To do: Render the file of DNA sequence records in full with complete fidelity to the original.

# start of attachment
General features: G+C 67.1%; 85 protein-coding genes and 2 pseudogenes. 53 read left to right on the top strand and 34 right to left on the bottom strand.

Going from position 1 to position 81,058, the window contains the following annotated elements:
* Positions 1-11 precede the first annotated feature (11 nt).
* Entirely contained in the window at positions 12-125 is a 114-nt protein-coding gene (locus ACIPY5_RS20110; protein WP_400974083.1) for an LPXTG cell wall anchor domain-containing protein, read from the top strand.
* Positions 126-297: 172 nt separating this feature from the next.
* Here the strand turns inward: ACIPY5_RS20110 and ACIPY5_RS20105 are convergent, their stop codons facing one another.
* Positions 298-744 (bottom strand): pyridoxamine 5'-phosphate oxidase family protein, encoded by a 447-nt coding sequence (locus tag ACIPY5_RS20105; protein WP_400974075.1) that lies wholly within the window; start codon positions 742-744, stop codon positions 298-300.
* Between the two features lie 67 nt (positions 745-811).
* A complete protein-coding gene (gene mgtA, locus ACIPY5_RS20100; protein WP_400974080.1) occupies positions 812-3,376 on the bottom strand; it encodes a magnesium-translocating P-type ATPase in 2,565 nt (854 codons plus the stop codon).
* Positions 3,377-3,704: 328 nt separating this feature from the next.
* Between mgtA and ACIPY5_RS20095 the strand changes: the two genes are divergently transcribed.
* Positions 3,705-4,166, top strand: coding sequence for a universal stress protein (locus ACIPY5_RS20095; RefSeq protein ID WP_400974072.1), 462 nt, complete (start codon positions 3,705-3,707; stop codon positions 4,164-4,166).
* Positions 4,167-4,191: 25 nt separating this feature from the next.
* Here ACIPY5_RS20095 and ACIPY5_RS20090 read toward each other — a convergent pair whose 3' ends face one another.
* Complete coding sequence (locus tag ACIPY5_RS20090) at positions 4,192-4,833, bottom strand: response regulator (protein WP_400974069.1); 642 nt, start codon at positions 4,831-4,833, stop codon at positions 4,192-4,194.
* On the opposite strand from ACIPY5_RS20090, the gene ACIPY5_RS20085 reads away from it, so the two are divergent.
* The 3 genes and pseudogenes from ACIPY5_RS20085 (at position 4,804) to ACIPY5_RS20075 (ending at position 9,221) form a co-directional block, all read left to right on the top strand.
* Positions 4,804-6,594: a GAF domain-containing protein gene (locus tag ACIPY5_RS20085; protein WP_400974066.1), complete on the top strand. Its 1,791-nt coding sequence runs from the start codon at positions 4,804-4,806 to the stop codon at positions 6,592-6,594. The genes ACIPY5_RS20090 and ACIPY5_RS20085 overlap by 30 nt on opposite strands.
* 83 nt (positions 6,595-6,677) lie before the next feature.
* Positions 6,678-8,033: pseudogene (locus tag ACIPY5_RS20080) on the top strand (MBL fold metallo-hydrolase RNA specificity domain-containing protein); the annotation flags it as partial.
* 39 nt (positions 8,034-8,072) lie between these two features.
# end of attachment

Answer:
General features: G+C 67.1%; 85 protein-coding genes and 2 pseudogenes. 53 read left to right on the top strand and 34 right to left on the bottom strand.

Going from position 1 to position 81,058, the window contains the following annotated elements:
* Positions 1-11 precede the first annotated feature (11 nt).
* Entirely contained in the window at positions 12-125 is a 114-nt protein-coding gene (locus ACIPY5_RS20110; protein WP_400974083.1) for an LPXTG cell wall anchor domain-containing protein, read from the top strand.
* Positions 126-297: 172 nt separating this feature from the next.
* Here the strand turns inward: ACIPY5_RS20110 and ACIPY5_RS20105 are convergent, their stop codons facing one another.
* Positions 298-744 (bottom strand): pyridoxamine 5'-phosphate oxidase family protein, encoded by a 447-nt coding sequence (locus tag ACIPY5_RS20105; protein WP_400974075.1) that lies wholly within the window; start codon positions 742-744, stop codon positions 298-300.
* Between the two features lie 67 nt (positions 745-811).
* A complete protein-coding gene (gene mgtA, locus ACIPY5_RS20100; protein WP_400974080.1) occupies positions 812-3,376 on the bottom strand; it encodes a magnesium-translocating P-type ATPase in 2,565 nt (854 codons plus the stop codon).
* Positions 3,377-3,704: 328 nt separating this feature from the next.
* Between mgtA and ACIPY5_RS20095 the strand changes: the two genes are divergently transcribed.
* Positions 3,705-4,166, top strand: coding sequence for a universal stress protein (locus ACIPY5_RS20095; RefSeq protein ID WP_400974072.1), 462 nt, complete (start codon positions 3,705-3,707; stop codon positions 4,164-4,166).
* Positions 4,167-4,191: 25 nt separating this feature from the next.
* Here ACIPY5_RS20095 and ACIPY5_RS20090 read toward each other — a convergent pair whose 3' ends face one another.
* Complete coding sequence (locus tag ACIPY5_RS20090) at positions 4,192-4,833, bottom strand: response regulator (protein WP_400974069.1); 642 nt, start codon at positions 4,831-4,833, stop codon at positions 4,192-4,194.
* On the opposite strand from ACIPY5_RS20090, the gene ACIPY5_RS20085 reads away from it, so the two are divergent.
* The 3 genes and pseudogenes from ACIPY5_RS20085 (at position 4,804) to ACIPY5_RS20075 (ending at position 9,221) form a co-directional block, all read left to right on the top strand.
* Positions 4,804-6,594: a GAF domain-containing protein gene (locus tag ACIPY5_RS20085; protein WP_400974066.1), complete on the top strand. Its 1,791-nt coding sequence runs from the start codon at positions 4,804-4,806 to the stop codon at positions 6,592-6,594. The genes ACIPY5_RS20090 and ACIPY5_RS20085 overlap by 30 nt on opposite strands.
* 83 nt (positions 6,595-6,677) lie before the next feature.
* Positions 6,678-8,033: pseudogene (locus tag ACIPY5_RS20080) on the top strand (MBL fold metallo-hydrolase RNA specificity domain-containing protein); the annotation flags it as partial.
* 39 nt (positions 8,034-8,072) lie between these two features.